VISITING HOSPITAL

Hospital visitors must wear a medical paper face mask. Fabric face coverings are not acceptable. Expand this message for more detailed information about hospital visiting guidelines.

Last updated:
16 September 2022

 

Mask exemptions accepted for people seeking treatment
Any member of the public with a mask exemption is welcome in all our facilities when attending to receive health care and *treatment. Please show your mask exemption card and appointment letter to staff at the entrance.

*Treatment includes: coming into the Emergency Department, outpatient appointments,  surgery or a procedure.

For visitors to all facilities effective from Friday 16 September 2022

Some visitor restrictions for all Te Whatu Ora Waitaha Canterbury hospitals and health facilities remain in place, but we have relaxed others.

There is still a heightened risk to vulnerable people in hospital and so people must continue to wear a mask when visiting any of our facilities and follow other advice designed to keep patients, staff and other visitors safe.

Kia whakahaumaru te whānau, me ngā iwi katoa – this is to keep everybody safe:

  • Visitors or support people must not visit our facilities if they are unwell. Do not visit if you have recently tested positive for COVID-19 and haven’t completed your isolation period.
  • Patients may have more than one visitor, except in some situations such as multi-bed rooms where it can cause overcrowding.
  • Surgical/medical masks must be worn at all sites. Masks will be provided if you don’t have one.
  • For Specialist Mental Health Services everyone is strongly encouraged to wear a surgical mask in all inpatient areas and areas where consumers are receiving care (i.e. community appointments, home-visits, transporting people). Discretion may be applied in cases where masks impair your ability to communicate effectively.
  • Visitors must not eat or drink in multibed rooms because of the increased risk when multiple people remove their mask in the same space.
  • Hand sanitiser is available and must be used.

Thank you in advance for your patience and understanding as our staff work hard to protect and care for some of the most vulnerable in our community.

Visiting patients with COVID-19

  • People are able to visit patients who have COVID-19 but they must wear an N95 mask – this will be provided if you don’t have one.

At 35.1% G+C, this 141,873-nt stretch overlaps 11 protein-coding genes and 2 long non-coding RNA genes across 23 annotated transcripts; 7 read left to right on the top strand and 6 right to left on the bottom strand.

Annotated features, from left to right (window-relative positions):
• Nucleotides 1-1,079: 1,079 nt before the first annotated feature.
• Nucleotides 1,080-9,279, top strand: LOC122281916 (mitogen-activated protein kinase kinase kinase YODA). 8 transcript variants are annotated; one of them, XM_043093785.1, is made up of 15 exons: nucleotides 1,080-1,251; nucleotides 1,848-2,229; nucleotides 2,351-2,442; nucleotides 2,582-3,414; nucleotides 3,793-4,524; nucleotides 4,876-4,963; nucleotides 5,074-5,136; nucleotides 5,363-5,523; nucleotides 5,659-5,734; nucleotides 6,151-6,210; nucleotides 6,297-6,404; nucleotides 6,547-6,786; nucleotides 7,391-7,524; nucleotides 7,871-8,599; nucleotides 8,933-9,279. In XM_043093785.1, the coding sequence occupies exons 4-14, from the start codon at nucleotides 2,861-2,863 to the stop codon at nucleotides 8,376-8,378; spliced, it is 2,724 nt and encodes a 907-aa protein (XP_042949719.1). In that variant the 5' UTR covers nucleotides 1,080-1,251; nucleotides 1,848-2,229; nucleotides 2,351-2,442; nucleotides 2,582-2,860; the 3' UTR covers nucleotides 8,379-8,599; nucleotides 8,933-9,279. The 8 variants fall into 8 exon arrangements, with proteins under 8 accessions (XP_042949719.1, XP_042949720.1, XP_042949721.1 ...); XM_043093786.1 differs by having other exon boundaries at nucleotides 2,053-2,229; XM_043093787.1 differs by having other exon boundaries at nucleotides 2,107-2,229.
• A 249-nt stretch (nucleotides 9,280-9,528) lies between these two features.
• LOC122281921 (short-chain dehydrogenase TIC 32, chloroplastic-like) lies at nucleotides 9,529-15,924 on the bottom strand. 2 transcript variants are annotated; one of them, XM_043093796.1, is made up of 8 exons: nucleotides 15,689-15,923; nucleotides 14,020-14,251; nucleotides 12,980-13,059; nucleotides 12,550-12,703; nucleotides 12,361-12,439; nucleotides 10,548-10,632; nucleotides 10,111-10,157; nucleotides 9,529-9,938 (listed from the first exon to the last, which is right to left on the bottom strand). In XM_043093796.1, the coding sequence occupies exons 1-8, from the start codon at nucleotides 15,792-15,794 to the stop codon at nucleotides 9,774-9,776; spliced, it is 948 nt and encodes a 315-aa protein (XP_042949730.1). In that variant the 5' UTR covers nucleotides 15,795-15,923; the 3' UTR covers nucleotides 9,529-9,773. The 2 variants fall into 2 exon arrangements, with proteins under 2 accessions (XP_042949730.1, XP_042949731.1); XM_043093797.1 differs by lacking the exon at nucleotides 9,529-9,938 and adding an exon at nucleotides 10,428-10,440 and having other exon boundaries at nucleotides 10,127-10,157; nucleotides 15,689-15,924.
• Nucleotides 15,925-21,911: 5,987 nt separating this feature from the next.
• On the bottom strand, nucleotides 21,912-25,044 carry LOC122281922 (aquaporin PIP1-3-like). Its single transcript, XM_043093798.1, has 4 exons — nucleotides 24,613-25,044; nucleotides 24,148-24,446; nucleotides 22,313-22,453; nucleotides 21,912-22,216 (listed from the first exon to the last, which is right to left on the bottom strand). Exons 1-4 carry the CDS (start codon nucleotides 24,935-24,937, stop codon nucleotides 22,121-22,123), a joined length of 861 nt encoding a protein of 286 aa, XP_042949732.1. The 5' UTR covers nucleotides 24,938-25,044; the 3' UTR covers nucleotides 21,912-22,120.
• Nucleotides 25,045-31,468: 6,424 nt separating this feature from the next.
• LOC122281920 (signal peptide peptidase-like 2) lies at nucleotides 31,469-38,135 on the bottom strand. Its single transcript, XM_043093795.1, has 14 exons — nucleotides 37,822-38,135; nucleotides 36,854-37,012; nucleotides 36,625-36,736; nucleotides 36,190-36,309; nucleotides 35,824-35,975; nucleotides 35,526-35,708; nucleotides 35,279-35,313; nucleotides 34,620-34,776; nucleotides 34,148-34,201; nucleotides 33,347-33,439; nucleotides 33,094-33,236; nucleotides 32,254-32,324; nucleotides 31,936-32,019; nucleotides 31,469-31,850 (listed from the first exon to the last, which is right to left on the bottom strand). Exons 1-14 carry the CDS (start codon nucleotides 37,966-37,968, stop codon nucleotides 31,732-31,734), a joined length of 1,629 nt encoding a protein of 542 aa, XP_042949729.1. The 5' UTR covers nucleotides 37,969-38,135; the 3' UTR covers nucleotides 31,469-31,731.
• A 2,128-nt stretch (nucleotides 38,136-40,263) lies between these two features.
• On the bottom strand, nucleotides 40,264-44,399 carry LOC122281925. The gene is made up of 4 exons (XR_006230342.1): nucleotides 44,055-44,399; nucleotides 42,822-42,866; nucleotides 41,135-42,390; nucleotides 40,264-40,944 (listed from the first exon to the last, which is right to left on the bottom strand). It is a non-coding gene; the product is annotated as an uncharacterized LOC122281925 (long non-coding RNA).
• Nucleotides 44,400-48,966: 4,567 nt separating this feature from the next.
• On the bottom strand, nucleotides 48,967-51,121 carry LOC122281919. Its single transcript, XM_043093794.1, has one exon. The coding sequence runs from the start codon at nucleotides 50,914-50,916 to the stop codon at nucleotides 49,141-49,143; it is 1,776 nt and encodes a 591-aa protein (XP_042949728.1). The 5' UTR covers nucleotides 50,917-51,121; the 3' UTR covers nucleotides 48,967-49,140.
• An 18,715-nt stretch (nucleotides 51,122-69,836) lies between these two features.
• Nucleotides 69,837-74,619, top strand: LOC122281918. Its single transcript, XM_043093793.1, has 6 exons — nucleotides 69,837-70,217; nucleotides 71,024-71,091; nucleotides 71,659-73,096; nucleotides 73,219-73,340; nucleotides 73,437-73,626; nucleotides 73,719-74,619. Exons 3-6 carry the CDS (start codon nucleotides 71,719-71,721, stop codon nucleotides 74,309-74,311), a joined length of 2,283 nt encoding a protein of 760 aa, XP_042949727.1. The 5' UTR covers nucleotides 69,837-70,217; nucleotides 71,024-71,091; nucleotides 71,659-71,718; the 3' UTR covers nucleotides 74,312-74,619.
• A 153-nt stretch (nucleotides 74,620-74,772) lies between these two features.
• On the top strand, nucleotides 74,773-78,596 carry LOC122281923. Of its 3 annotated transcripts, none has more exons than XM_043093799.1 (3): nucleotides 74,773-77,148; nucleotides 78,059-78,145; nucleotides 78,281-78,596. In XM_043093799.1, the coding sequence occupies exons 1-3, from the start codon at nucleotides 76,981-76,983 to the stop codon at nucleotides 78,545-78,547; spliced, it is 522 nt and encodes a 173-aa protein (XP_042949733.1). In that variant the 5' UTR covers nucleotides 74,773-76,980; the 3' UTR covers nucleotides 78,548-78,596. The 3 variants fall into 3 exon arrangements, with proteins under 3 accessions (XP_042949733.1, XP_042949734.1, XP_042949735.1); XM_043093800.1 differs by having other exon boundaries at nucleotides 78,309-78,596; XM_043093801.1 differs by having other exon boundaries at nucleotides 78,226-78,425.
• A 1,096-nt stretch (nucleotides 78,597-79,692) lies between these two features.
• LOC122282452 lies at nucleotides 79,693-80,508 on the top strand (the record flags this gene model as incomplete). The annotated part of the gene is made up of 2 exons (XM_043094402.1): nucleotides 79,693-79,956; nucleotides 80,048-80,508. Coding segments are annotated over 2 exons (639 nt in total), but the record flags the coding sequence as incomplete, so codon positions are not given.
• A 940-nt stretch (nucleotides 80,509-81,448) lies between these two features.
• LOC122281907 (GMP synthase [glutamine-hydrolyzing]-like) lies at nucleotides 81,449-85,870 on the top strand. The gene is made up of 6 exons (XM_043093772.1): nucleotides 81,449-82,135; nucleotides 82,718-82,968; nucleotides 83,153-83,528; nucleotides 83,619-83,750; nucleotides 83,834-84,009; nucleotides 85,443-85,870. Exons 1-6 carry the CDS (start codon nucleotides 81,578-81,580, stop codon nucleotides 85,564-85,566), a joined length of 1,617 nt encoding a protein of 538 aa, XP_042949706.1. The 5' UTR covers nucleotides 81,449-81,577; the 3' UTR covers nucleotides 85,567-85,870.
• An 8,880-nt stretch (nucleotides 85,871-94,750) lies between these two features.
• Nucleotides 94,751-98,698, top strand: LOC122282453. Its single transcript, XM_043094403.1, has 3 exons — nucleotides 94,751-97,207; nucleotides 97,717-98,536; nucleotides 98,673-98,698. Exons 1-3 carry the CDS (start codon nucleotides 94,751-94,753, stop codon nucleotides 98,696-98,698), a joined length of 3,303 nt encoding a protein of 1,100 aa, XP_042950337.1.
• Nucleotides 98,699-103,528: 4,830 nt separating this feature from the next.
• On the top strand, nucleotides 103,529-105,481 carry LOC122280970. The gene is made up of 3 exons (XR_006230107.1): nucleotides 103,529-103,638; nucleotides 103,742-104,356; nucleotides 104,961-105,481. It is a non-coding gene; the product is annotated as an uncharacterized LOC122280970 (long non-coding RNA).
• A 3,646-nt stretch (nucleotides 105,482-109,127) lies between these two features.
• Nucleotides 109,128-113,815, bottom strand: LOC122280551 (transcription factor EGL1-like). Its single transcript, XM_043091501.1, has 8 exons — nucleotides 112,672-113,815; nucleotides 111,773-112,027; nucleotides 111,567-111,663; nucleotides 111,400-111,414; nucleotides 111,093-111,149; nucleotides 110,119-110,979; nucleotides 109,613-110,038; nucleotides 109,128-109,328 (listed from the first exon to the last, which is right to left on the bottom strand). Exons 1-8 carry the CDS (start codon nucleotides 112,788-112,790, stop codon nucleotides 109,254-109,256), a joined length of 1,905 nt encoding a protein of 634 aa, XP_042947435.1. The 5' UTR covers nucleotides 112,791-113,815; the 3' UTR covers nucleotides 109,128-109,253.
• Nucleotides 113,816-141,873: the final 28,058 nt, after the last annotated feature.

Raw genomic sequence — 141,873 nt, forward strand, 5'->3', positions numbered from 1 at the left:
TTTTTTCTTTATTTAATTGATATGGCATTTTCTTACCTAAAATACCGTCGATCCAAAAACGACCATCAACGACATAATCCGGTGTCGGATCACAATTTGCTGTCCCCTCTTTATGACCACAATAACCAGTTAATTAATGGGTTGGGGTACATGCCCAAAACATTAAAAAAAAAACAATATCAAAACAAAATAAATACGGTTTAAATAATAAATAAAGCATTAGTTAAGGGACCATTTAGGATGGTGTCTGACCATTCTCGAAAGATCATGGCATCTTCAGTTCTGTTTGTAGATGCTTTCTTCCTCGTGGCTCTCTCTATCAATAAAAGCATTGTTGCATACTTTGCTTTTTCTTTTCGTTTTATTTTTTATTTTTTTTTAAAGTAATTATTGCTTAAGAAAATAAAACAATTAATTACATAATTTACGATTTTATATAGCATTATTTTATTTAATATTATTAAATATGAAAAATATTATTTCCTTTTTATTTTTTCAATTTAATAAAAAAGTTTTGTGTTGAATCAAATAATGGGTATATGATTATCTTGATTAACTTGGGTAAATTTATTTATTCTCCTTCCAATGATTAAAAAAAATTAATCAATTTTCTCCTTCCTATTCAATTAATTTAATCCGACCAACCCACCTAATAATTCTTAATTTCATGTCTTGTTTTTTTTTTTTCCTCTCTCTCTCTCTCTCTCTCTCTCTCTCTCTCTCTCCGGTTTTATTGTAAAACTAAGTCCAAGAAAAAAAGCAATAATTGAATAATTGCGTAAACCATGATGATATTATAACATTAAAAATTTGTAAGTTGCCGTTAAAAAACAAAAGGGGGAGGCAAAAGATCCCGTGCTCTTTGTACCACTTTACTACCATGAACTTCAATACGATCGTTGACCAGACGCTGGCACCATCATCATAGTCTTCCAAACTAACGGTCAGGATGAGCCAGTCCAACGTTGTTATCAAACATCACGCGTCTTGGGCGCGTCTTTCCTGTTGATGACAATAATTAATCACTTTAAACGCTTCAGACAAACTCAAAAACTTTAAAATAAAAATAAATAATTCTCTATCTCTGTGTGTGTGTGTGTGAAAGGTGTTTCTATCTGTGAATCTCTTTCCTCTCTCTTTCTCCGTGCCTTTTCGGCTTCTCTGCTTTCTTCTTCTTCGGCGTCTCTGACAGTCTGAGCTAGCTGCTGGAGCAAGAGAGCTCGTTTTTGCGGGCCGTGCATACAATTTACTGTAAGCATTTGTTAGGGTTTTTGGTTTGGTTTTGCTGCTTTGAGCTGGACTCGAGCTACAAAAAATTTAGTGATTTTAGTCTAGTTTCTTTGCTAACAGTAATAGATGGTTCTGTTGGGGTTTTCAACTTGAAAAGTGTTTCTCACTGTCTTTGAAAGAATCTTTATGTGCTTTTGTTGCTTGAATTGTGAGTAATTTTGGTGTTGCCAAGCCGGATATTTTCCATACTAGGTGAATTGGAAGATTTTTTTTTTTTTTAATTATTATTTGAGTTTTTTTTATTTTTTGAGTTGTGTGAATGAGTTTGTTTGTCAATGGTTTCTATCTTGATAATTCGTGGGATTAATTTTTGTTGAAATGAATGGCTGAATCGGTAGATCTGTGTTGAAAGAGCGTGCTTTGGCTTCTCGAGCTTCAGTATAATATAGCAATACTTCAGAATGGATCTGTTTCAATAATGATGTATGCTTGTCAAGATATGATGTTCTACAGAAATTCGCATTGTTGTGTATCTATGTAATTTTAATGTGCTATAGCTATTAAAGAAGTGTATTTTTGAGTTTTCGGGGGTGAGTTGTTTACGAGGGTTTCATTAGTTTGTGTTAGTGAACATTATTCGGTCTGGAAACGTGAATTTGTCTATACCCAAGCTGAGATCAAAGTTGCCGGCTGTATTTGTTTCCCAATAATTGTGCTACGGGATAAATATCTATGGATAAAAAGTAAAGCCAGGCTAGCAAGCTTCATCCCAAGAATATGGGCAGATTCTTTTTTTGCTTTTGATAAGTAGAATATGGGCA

• Other methods of communication will be facilitated e.g. phone, Facetime, Zoom, WhatApp etc where visits aren’t possible.

All of our Hospitals

Visiting hours for our hospitals have returned to pre COVID-19 hours with the exception of Christchurch Women’s Hospital.

All visitors must wear a medical mask.

Parents/caregivers are able to be with their child in hospital and visitors other than a parent or caregiver are now allowed, except for the Children’s Haematology and Oncology Day stay where just one parent/caregiver is able to attend their appointment with their child. Exceptions by special arrangement only.

Patients and visitors should also read the additional more detailed visiting guidelines for each specific hospital.

More COVID-19 information

If in doubt – don’t go out: Cantabrians urged to follow health advice when considering attending public events

Thursday 12 March 2020Media release2 minutes to read

THIS IS AN ARCHIVED PAGE. The advice and information contained in this page may not be current and it should only be used for historical reference purposes.

With a number of gatherings planned to commemorate the one-year anniversary of the events of 15 March 2019 this weekend, Cantabrians are being urged to be vigilant and stay home if they are sick.

If you are unwell, you should not be attending large public gatherings or events.

Canterbury Medical Officer of Health Dr Ramon Pink says the 15 March commemorations this weekend are important for many in the Canterbury community, but it’s vital those considering attending events follow the latest health advice.

“While the Ministry of Health doesn’t propose altering arrangements for public events as a result of COVID-19, the public need to take responsibility for not spreading illness.

“People should be extra vigilant when deciding whether they should attend an event. The basic message is: if you’re sick stay home.

“COVID-19, like the flu, can be spread from person to person. When a person who has COVID-19 coughs, sneezes or talks, they may spread droplets containing the virus a short distance, which quickly settle on surrounding surfaces, so if you are feeling unwell please stay home.

“It’s also a good reminder for everyone to be practicing good hygiene. You should regularly wash and thoroughly dry your hands and use good cough and sneeze etiquette, coughing and sneezing into a tissue, your clothes or the crook of your elbow” says Dr Pink.

People should refer to the Ministry of Health website for the most up to date information and advice on COVID-19: https://www.health.govt.nz/our-work/diseases-and-conditions/covid-19-novel-coronavirus

ENDS

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Page last updated: 30 July 2020

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